Connecting with the world through our feet
The foot is the foundation of our body. It is a complex structure of 26 bones and 35 joints, with ligaments and muscles crisscrossing to support and hold it together.
This little piggy went to market, this little piggy went barefoot!
Behind their tough exterior, feet are extremely sensitive and naturally wired to our brain. By giving children lots of opportunities to play and explore with bare feet, on a variety of ground covers – soft, hard, squishy, uneven, bumpy – as they run, jump, walk, crawl, skip or balance, they all work to connect your child with the ground.
Your baby’s foot, padded with fat, is highly flexible, usually flat-footed and may turn inwards. As your baby learns to walk their foot muscles, ligaments and bones start to develop and strengthen.
Walking barefoot is what will help these important systems in the body develop to their fullest. Being able to tune into your body and connect with your mind, being aware of the position and movement of your body simultaneously helps your little one move properly from the inside to the outside of their body.
The sensory feast of going barefoot
Even the simple act of playing in the backyard with bare feet can be a sensory feast for your child. The feeling of cool prickly grass in the shade, the warm soft grass in the sun, the gritty concrete path, the stones that prick their toes, expanding and bending their toes to grip to run faster.
All this sensory information about the body and their environment would be missed with shoes.
In the words of Maggie Dent, Australia’s favourite parenting author, educator and our “queen of common sense”:
There is so much going on in our babies’ and toddlers’ feet that actually help them develop physically, emotionally and even psychologically.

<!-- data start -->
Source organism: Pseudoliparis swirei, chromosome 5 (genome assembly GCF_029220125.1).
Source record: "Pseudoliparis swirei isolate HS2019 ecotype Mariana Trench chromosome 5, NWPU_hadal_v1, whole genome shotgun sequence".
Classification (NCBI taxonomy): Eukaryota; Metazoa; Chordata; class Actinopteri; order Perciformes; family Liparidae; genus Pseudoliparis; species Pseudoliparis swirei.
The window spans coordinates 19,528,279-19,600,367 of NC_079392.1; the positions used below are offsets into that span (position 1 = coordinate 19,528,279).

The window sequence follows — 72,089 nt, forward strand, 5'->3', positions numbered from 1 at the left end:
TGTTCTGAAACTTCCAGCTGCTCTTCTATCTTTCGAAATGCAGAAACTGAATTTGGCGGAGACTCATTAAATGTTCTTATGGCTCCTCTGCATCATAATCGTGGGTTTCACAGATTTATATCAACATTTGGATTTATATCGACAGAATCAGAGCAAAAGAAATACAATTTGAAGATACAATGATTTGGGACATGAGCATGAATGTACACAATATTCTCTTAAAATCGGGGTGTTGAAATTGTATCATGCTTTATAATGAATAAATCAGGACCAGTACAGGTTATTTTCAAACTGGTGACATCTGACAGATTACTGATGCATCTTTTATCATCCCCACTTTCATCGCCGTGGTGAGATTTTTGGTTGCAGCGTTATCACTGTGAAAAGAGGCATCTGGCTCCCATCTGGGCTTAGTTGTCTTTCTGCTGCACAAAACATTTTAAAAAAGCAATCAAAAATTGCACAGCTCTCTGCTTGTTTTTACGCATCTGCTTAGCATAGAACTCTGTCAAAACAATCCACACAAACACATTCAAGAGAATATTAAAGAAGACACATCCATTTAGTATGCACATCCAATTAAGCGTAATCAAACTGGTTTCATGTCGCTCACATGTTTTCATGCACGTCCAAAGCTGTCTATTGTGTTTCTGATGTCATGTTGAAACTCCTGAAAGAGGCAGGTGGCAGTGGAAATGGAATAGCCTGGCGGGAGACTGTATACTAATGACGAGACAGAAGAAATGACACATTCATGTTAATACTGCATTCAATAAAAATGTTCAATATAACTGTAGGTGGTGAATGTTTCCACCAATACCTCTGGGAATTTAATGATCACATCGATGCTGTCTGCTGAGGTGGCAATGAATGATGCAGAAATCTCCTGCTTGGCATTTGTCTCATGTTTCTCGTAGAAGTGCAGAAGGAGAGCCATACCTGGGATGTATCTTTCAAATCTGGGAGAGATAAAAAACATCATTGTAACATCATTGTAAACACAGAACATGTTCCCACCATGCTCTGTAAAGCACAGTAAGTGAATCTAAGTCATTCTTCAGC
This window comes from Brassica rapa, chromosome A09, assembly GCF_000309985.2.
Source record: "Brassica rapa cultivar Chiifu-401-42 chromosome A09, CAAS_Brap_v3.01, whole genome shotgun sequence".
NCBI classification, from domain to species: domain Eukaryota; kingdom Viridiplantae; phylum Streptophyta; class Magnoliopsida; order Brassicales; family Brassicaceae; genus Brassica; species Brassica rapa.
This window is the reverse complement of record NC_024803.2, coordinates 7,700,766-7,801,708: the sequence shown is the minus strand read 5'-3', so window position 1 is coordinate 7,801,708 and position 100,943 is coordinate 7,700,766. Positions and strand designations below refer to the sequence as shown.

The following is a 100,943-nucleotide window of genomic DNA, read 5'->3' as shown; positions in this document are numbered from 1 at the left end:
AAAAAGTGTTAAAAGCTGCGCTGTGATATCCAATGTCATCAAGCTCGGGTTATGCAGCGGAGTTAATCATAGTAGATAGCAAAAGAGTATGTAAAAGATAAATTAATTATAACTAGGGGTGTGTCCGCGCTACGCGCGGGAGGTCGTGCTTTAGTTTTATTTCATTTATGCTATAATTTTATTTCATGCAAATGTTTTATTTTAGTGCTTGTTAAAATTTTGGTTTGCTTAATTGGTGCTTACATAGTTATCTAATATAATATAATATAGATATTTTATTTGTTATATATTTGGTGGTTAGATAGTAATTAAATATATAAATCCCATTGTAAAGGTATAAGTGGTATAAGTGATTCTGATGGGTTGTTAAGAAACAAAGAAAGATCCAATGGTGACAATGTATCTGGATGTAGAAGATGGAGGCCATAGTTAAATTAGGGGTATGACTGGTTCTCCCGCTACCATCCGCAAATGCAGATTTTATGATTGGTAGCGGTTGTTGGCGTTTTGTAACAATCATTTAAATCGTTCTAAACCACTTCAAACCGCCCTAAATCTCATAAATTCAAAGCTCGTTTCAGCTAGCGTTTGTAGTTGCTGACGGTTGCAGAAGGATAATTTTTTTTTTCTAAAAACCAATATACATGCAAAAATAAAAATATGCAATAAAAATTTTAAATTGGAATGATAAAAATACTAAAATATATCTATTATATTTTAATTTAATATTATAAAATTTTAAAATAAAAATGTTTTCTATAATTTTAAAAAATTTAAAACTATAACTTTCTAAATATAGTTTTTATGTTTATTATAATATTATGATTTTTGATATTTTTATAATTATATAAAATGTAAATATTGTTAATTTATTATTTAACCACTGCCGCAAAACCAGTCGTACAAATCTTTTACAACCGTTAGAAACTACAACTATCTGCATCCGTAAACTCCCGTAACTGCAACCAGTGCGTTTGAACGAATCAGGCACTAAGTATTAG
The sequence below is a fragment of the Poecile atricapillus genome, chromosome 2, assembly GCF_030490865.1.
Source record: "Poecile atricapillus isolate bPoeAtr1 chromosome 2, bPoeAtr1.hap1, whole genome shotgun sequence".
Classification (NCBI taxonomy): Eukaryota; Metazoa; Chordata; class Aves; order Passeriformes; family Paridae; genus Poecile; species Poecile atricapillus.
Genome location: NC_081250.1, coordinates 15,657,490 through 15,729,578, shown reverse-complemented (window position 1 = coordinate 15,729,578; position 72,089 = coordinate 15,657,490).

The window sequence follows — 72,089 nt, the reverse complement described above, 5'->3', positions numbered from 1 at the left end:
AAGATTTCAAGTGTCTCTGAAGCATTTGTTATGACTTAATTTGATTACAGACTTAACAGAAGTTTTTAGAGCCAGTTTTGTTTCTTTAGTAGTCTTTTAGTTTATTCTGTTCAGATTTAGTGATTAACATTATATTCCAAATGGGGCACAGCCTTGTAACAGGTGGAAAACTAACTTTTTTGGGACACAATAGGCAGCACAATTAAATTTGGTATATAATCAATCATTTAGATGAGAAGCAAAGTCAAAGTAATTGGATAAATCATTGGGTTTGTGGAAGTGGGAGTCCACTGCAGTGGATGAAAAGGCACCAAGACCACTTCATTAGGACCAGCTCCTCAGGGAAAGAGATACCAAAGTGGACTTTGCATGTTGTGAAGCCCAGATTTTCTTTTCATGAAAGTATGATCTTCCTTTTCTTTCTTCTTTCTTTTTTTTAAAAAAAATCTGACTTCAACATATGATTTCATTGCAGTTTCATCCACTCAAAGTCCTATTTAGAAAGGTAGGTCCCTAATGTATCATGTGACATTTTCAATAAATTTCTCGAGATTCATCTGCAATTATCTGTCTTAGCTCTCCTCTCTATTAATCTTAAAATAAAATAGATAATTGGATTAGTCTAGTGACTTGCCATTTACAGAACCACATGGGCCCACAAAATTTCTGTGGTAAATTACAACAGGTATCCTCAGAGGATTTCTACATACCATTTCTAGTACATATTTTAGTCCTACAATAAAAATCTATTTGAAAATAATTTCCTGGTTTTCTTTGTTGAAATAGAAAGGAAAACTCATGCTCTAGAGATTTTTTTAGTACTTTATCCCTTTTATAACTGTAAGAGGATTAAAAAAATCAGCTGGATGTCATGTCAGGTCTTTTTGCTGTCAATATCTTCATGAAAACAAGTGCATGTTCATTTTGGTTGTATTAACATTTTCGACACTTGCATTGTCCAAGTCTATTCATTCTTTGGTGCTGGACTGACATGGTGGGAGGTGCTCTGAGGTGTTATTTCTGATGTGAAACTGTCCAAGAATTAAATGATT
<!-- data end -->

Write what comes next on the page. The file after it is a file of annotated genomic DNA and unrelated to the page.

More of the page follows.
Let’s look at how simply losing the shoes during your child’s day can play a significant role in their development, and how it teaches them so much about themselves and their environment.
The benefits of going barefoot
Barefoot for physical development
As your child learns to walk in bare feet, their brain also learns the normal pattern of movement. How the muscles shorten and lengthen, how the joints adjust and move. All these movements work to strengthen the foot muscles and ligaments, while ensuring the complete function and development of the feet and body.
Uninhibited by shoes, they continue to develop the complete range of movement in the foot and ankle joints. Strong feet and legs will aid their stability (preventing falls) and will further support their hips and back, improving their posture and body growth.
Barefoot for motor development
When your child has more control of their feet, their movement during play and running boosts their balance system. A good sense of balance enables your child to climb and pivot on different surfaces, trying to adjust to changing environments below their feet. Each movement becomes more stable, so skipping, running, climbing and jumping are safer.
When balancing on stepping stones with bare feet, your child will learn exactly where to place their foot and toes on each stone, to not only balance on the stone safely, but also so it does not hurt their feet.
A well-formed balance system is great for your child’s posture. It also improves their supporting centres for spatial awareness, eye movements, and even their executive sense of time.